Arthritis is inflammation of one or more of the joints of the body. The most common type of hip arthritis is osteoarthritis or rheumatoid arthritis, but there are more than 100 different forms of arthritis that can affect a variety of joints in the body.
The hip is the body’s largest weight-bearing joint, also called a “ball and socket” joint. The ball is the femoral head or the upper end of the thighbone (femur), which fits into the socket (or acetabulum) at the pelvis.
Primary types of arthritis of the hip
- Osteoarthritis: Osteoarthritis, sometimes called “wear and tear” arthritis, is a degenerative type of arthritis that occurs most often in people 50 years of age and older. It can occur in any joint in the body, but most often develops in weight-bearing joints such as the hip or knee. In osteoarthritis, the cartilage in the hip joint gradually wears away over time. As the cartilage wears away, it becomes frayed and rough, and the protective joint space between the bones decreases, which can result in bone rubbing on bone and can produce bone spurs. Osteoarthritis develops slowly, and the pain increases overtime.
- Rheumatoid arthritis: A chronic disease that attacks multiple joints throughout the body. It can affect the same joint on both sides of the body. The synovial membrane that lines the hip joint begins to swell, which results in pain and stiffness. Rheumatoid arthritis is an autoimmune disease which means the immune system attacks the body’s own tissues and damages the cartilage and ligaments while softening the bone.
- Post-traumatic arthritis: A form of arthritis that develops after an injury to the hip. These injuries can cause instability and additional wear of the hip joint that over time can lead to arthritis.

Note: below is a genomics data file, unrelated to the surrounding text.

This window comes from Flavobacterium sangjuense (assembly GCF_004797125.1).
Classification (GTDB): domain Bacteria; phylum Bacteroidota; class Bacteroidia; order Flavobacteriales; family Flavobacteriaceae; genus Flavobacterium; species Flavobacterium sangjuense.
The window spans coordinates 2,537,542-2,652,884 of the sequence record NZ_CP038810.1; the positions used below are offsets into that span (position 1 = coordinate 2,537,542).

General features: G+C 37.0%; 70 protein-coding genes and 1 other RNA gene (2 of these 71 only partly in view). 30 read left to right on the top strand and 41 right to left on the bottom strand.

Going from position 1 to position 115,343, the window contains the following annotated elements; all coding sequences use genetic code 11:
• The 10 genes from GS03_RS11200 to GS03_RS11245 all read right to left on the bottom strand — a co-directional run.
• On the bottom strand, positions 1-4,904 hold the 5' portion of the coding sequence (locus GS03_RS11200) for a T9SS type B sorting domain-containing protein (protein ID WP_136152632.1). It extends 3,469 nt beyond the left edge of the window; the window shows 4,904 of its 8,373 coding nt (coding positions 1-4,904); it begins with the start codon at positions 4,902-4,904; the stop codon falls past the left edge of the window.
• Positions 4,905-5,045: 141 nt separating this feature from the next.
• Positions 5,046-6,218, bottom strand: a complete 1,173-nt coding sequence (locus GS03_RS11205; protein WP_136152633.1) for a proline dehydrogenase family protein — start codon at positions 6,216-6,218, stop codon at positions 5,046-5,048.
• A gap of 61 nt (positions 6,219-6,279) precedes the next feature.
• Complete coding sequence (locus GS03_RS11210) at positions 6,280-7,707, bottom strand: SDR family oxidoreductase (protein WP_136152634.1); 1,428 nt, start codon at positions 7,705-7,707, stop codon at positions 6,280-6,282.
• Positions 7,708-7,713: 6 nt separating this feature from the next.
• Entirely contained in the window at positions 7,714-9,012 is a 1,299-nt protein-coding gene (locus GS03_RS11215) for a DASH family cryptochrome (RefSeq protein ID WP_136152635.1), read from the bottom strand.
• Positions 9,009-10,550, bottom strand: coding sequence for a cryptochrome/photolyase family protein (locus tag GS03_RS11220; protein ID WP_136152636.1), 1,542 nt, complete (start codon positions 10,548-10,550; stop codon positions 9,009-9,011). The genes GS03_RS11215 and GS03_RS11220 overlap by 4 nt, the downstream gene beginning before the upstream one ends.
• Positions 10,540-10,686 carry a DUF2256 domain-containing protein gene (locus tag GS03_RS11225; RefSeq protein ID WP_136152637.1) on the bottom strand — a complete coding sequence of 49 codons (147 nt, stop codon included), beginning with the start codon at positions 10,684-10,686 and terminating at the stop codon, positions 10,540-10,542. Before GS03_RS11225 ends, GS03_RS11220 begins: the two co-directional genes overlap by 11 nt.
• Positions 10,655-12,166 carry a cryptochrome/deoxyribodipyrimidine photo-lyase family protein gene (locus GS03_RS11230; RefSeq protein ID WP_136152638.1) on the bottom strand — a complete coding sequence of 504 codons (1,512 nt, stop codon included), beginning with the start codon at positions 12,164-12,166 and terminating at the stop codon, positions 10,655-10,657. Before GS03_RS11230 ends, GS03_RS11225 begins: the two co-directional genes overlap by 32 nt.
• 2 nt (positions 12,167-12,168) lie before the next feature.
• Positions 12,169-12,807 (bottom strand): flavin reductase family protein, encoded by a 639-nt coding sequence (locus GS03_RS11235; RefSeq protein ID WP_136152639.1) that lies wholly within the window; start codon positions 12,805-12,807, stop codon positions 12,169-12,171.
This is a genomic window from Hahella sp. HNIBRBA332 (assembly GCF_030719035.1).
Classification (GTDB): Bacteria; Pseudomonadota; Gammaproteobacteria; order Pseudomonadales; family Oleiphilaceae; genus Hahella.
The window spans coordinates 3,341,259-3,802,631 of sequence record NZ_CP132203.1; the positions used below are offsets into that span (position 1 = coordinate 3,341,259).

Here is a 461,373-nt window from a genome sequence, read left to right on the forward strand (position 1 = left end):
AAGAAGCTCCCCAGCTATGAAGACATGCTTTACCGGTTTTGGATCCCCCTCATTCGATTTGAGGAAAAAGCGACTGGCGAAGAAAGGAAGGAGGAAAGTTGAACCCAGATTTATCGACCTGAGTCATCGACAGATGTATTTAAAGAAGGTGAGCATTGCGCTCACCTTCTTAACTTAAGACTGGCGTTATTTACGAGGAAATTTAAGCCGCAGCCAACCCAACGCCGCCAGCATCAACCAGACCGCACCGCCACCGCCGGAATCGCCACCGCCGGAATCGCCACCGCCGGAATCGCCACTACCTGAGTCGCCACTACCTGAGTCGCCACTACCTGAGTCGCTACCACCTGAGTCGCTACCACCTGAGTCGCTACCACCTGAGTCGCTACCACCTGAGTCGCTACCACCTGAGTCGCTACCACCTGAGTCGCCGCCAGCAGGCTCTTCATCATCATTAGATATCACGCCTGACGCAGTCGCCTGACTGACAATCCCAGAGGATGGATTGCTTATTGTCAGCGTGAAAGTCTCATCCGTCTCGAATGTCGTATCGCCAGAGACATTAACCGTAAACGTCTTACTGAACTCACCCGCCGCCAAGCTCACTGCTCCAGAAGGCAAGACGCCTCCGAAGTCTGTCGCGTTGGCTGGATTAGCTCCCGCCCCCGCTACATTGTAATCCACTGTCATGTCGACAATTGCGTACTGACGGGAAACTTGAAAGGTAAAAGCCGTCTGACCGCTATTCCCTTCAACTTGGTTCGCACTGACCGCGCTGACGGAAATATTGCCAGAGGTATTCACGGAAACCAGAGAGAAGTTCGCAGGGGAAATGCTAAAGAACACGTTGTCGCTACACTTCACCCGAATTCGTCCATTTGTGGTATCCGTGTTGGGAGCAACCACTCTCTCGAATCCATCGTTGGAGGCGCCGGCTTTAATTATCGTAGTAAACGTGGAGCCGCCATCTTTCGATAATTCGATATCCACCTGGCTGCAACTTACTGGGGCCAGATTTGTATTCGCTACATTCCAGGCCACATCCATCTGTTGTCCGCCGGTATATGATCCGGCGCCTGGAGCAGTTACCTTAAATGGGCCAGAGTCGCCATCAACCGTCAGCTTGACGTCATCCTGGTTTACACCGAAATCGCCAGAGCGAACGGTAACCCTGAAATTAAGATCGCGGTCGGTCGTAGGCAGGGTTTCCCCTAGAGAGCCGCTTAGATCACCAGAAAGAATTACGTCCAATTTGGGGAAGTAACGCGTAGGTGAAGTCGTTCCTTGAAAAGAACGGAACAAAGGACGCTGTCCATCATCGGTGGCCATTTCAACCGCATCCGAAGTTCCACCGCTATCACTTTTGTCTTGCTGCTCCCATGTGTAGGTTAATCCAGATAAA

Arthritis has no single specific cause, but there are certain factors that may make you more likely to develop the disease, including:
- Increasing age
- Family history of arthritis
- Previous injury to the hip joint
- Improper formation of the hip joint at birth, a condition known as developmental dysplasia of the hip
The most common symptom of hip arthritis is pain around the hip joint, often in the groin area, down the front of the thigh. Pain and stiffness may be worse in the morning, or after sitting or resting for a while. Over time, painful symptoms may occur more frequently, including during rest or at night. Additional symptoms may include:
- Pain in your groin or thigh that radiates to your buttocks or your knee
- Pain that flares up with vigorous activity
- Stiffness in the hip joint that makes it difficult to walk or bend
- “Locking” or “sticking” of the joint, and a grinding noise during movement
- Decreased range of motion in the hip that affects the ability to walk and may cause a limp
- Increased joint pain with rainy weather
- Difficulty with activities, such as putting on shoes and socks, or getting in and out of the car
There is no cure for arthritis in the hip; however there are a number of treatment options that can help relieve pain and improve mobility. Nonsurgical treatment options include:
- Activity minimization such as switching from high impact activity to low impact activity
- Weight loss
- Physical therapy
- Assistive devices such as a cane, walker or shoe inserts
- Medications such as non-steroidal anti-inflammatories such as ibuprofen and naproxen
- Corticosteroid (cortisone) injections
If nonsurgical treatment options for hip arthritis symptoms fail to provide pain relief, surgery may be recommended by one of Raleigh Orthopaedic’s total joint replacement surgeons. Hip replacement surgery is a procedure where the damaged cartilage and bone are removed and replaced by new artificial joint surfaces and in most cases relieves the pain of arthritis and makes it possible to perform daily activities more easily.
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